After sowing chaos over the northern side of the Col du Galibier on Wednesday, Jumbo-Visma found themselves in the business of imposing order when the Tour de France crossed back over the other side of the mountain pass on stage 12 to Alpe d’Huez.
A day earlier, Jumbo-Visma threw away the standard playbook and conjured up cycling’s version of the Super Bowl-winning ‘Philly Special’ as they grappled with the conundrum of how to put Tadej Pogačar (UAE Team Emirates) into difficulty.
Having succeeded in that ambitious mission by putting Jonas Vingegaard into the yellow jersey, the team opted for a more conservative approach as they defended his lead on the road to Alpe d’Huez. The yellow-and-black jerseys massed at the front and imposed a brisk tempo, cycling’s equivalent of repeatedly running the football.
The tactic was blunt but effective. The pacemaking of Sepp Kuss, in particular, helped to pare down the yellow jersey group, with Romain Bardet (DSM) among those burnt off, and although Pogačar placed defiant accelerations near the top, Vingegaard appeared utterly untroubled. His supersonic display on the Col du Granon was followed by a strikingly assured defence of yellow here.
Vingegaard finished the stage alongside Pogačar, Geraint Thomas (Ineos Grenadiers) and his teammate Kuss, 3:23 down on stage winner Tom Pidcock (Ineos Grenadiers). In the overall standings, the Dane remains 2:22 ahead of his chief rival Pogačar, with Thomas now third at 2:26.
“I think, in general, after yesterday, we wanted to try to have more of a straightforward day, but also look for opportunities if we sensed any weakness,” Kuss explained atop Alpe d’Huez. “On the last climb, we kept the status quo and just set a rhythm that was hard to attack from.”
When the yellow jersey group hit the lower slopes of Alpe d’Huez, Vingegaard had no fewer than four teammates for company, with Kuss, Steven Kruijswijk, Primož Roglič and green jersey Wout van Aert all taking turns to dissuade would-be attackers. In truth, considering the hardship Jumbo-Visma had imposed on the race 24 hours earlier, they probably didn’t need much dissuading.
“The team was riding super strong, the breakaway wasn’t an issue, and we just rode within ourselves,” Kuss said. “We just [rode] to make a bit of a hard pace, on the Croix de Fer, and we still had almost the whole team on Alpe d’Huez. We rode a steady pace we knew we could manage.”
While Kuss was in Vingegaard’s vicinity more or less to the finish, Kruijswijk had swung off after completing his stint further down the mountain. When he was flagged down by a group of reporters past the finish line, he was informed that his teammate had managed to withstand Pogačar’s almost inevitable volley in the finale.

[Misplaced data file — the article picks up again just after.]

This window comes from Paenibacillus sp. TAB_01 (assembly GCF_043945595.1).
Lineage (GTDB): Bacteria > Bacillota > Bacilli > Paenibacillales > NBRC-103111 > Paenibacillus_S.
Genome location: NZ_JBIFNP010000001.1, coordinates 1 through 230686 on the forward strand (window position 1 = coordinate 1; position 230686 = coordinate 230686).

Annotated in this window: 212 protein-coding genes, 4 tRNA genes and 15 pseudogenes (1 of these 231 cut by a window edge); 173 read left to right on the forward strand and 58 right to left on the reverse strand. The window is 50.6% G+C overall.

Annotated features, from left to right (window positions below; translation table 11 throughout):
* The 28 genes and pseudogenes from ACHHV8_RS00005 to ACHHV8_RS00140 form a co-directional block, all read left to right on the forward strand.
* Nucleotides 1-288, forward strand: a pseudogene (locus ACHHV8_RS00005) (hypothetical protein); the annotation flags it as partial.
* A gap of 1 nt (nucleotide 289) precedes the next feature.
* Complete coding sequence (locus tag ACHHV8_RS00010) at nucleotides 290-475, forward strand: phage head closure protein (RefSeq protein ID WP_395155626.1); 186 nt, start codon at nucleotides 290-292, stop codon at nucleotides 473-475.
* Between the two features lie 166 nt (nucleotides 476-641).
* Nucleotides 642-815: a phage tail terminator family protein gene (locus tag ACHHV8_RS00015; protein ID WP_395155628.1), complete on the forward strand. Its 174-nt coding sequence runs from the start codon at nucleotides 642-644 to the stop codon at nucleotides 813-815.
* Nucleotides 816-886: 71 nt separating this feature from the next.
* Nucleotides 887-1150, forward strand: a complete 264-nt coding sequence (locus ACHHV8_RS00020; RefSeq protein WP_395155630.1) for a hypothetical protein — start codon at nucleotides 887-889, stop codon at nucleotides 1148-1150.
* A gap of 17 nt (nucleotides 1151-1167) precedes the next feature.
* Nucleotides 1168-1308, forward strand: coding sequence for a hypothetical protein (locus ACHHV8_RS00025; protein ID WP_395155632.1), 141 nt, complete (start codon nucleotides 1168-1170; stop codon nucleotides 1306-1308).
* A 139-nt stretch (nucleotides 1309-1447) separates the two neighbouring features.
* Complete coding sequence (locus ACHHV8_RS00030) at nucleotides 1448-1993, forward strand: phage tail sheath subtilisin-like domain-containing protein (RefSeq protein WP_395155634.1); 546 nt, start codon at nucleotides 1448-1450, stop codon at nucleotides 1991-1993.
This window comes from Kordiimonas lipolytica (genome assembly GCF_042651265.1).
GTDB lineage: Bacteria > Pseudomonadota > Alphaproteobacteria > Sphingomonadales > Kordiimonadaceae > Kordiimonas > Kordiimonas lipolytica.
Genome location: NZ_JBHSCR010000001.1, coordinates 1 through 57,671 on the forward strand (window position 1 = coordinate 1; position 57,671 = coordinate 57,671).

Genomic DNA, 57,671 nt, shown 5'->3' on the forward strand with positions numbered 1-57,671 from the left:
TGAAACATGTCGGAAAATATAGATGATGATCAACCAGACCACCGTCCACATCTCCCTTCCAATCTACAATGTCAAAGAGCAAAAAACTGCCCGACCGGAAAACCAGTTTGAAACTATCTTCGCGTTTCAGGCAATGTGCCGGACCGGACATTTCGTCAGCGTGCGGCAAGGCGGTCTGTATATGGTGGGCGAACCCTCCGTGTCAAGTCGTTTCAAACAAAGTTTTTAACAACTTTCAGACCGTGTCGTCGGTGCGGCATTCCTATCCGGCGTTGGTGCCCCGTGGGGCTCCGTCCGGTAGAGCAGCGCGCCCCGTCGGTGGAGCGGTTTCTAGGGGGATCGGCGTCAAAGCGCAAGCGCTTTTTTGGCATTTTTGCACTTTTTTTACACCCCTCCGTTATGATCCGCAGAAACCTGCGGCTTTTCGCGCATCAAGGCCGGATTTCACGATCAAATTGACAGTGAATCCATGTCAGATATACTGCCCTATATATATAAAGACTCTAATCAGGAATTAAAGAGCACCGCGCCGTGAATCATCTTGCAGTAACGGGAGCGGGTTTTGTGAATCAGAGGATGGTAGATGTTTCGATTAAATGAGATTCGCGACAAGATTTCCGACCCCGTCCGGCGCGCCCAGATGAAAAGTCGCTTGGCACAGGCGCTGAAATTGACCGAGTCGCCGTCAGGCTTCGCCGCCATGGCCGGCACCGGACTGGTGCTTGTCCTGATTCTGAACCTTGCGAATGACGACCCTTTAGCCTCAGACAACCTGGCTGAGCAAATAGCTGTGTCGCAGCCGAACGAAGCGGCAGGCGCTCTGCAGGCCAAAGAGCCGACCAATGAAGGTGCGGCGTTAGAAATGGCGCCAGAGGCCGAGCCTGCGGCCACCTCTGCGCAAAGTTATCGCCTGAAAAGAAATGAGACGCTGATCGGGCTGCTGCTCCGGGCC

“That’s good to hear, because you never know with Pogačar,” Kruijswijk said. “We’re really happy that Jonas was up there. We’re trying to defend the advantage he has in GC – and, where possible, extend.”
Jumbo-Visma were active at the front of the peloton on the initial ascent of the Galibier, though the idea of performing a rigorous, early test of Pogačar’s powers of recovery was perhaps a secondary consideration to the immediate task of policing the early breaks. After the move of the day had later taken shape, Jumbo-Visma quickly decided to grant it enough leeway to contest the stage honours.
“We talked about going for it, but halfway through the day, we were more concentrating on GC, and we decided not to make an extra effort to bring back the break,” said Kruijswijk.
That decision was perhaps a relief to Roglič, who confessed to reporters that he is still feeling the effects of his crash on the cobbles in the opening week of the race. That incident left Roglič with a dislocated shoulder that he needed to push back in by himself, and a sizeable deficit in the overall standings that nudged Vingegaard ahead of him in the internal hierarchy.
Roglič was selfless in his service during Jumbo-Visma’s grand offensive on the Galibier on stage 11, shipping another 11 minutes by day’s end. On Alpe d’Huez, he did what he could on Vingegaard’s behalf before relenting, and he now lies 21:37 down in 15th overall. This wasn’t the Tour he signed up for, but so it goes.
“Not really, I’m still fighting for survival,” Roglič said when asked if he was recovering from his earlier travails. “I’m trying to go day by day.”
It was a more positive afternoon for the team’s other galactico, Van Aert. The Belgian maintains a commanding lead in the points classification after his brace of stage wins in the opening week, but he doubled as one of Vingegaard’s most effective pacemakers on the lower slopes of Alpe d’Huez.
“We did again a super good team effort. It was probably more defensive than yesterday, but it was also a hard one,” said Van Aert. Though he rode wholeheartedly for Vingegaard here, he quietly highlighted that Jumbo-Visma had another objective on this Tour beyond carrying the yellow jersey to Paris. “Our priority is for sure to keep both jerseys in the team,” he said.
Van Aert should have some freedom to amass points en route to Saint-Étienne on Friday, but Vingegaard’s maillot jaune will surely be the team’s lone focus when the Tour enters the Massif Central on the rolling road to Mende a day later.
In 2020, Jumbo-Visma spent almost three weeks controlling the Tour like they did on Thursday only to lose the race to Pogačar at the last. Two years on, Vingegaard’s buffer is greater now than Roglič’s ever was on that Tour, but Pogačar’s accelerations on the Alpe were a warning all the same. He hasn’t gone away.
"We expect to be bombarded more in the Pyrenees,” Vingegaard’s teammate Tiesj Benoot admitted. “But this was also a very important day to have survived.” Nine more to go.
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